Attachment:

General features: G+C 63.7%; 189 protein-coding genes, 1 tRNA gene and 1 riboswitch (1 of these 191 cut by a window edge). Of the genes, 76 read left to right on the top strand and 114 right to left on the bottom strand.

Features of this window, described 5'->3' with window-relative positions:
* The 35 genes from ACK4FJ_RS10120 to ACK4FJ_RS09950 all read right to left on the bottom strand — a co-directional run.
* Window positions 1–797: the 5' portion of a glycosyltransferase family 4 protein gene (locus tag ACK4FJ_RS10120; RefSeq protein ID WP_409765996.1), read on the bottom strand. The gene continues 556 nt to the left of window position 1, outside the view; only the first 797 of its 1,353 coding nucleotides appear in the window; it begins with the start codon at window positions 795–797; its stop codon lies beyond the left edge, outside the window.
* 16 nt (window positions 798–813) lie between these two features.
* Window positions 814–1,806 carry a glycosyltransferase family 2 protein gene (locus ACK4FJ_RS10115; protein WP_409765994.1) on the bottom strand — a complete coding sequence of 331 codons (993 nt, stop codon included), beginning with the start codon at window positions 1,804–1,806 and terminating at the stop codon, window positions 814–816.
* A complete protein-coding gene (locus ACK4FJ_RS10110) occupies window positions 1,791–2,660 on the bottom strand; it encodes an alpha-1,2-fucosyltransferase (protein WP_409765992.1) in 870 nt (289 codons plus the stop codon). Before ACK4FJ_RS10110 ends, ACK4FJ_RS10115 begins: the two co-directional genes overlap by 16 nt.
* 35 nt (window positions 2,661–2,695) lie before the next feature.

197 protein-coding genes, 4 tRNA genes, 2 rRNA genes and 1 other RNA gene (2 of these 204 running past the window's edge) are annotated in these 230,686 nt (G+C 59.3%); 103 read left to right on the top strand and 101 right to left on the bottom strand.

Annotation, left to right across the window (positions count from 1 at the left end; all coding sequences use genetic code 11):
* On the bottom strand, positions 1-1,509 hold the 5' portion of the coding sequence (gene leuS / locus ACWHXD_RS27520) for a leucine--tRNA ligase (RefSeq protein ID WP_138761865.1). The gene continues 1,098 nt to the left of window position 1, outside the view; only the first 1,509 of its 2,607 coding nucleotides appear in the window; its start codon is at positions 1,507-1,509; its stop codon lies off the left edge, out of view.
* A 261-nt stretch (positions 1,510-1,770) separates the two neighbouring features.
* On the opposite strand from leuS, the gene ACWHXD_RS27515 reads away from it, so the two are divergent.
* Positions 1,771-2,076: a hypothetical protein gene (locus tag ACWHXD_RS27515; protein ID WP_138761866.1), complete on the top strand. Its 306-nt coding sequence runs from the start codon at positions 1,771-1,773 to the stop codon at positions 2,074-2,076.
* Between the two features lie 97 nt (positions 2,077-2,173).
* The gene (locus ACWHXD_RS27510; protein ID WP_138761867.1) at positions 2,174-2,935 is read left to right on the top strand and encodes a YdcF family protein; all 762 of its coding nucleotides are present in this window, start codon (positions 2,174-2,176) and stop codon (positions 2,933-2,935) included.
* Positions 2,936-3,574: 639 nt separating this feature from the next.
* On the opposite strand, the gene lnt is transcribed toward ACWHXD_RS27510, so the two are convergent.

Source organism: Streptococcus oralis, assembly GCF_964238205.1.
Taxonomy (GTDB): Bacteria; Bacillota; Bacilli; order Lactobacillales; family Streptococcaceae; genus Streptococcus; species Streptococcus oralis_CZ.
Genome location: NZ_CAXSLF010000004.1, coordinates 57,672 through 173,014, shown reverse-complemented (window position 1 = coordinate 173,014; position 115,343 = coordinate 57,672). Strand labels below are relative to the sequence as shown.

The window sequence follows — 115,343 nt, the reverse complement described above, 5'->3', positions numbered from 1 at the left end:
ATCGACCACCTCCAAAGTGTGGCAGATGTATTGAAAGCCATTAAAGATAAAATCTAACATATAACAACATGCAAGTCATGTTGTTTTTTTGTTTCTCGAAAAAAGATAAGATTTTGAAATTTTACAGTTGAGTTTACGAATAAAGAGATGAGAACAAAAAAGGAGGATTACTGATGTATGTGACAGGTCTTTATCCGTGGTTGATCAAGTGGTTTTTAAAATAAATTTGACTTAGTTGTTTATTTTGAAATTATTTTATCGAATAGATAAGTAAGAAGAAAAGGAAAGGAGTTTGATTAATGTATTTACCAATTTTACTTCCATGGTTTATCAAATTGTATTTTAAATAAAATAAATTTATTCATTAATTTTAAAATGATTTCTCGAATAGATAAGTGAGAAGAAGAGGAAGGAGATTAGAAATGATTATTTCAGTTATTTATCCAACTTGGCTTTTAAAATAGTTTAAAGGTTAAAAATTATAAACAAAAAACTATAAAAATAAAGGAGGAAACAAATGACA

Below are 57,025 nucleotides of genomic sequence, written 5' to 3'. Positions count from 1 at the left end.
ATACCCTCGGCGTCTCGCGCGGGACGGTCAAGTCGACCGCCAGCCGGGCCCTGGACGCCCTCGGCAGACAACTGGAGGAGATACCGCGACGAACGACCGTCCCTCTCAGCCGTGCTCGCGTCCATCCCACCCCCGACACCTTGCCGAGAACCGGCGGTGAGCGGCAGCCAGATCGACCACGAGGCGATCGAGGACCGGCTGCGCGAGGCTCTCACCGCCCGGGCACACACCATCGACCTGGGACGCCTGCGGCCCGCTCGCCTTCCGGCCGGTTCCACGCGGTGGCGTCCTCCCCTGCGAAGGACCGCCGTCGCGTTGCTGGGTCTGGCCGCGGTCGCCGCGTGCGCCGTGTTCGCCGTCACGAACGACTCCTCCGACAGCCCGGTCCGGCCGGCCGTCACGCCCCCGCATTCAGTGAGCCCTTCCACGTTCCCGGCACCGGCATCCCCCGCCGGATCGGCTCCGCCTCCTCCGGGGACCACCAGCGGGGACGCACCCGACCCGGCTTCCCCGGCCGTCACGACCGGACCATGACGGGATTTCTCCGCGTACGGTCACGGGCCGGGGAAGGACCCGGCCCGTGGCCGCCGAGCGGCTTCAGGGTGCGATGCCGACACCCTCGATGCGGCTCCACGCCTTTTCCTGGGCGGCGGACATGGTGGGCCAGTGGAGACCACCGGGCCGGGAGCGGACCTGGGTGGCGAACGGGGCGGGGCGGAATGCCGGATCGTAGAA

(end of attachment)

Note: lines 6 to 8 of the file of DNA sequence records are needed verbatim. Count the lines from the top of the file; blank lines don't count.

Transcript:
* Window positions 814–1,806 carry a glycosyltransferase family 2 protein gene (locus ACK4FJ_RS10115; protein WP_409765994.1) on the bottom strand — a complete coding sequence of 331 codons (993 nt, stop codon included), beginning with the start codon at window positions 1,804–1,806 and terminating at the stop codon, window positions 814–816.
* A complete protein-coding gene (locus ACK4FJ_RS10110) occupies window positions 1,791–2,660 on the bottom strand; it encodes an alpha-1,2-fucosyltransferase (protein WP_409765992.1) in 870 nt (289 codons plus the stop codon). Before ACK4FJ_RS10110 ends, ACK4FJ_RS10115 begins: the two co-directional genes overlap by 16 nt.
* 35 nt (window positions 2,661–2,695) lie before the next feature.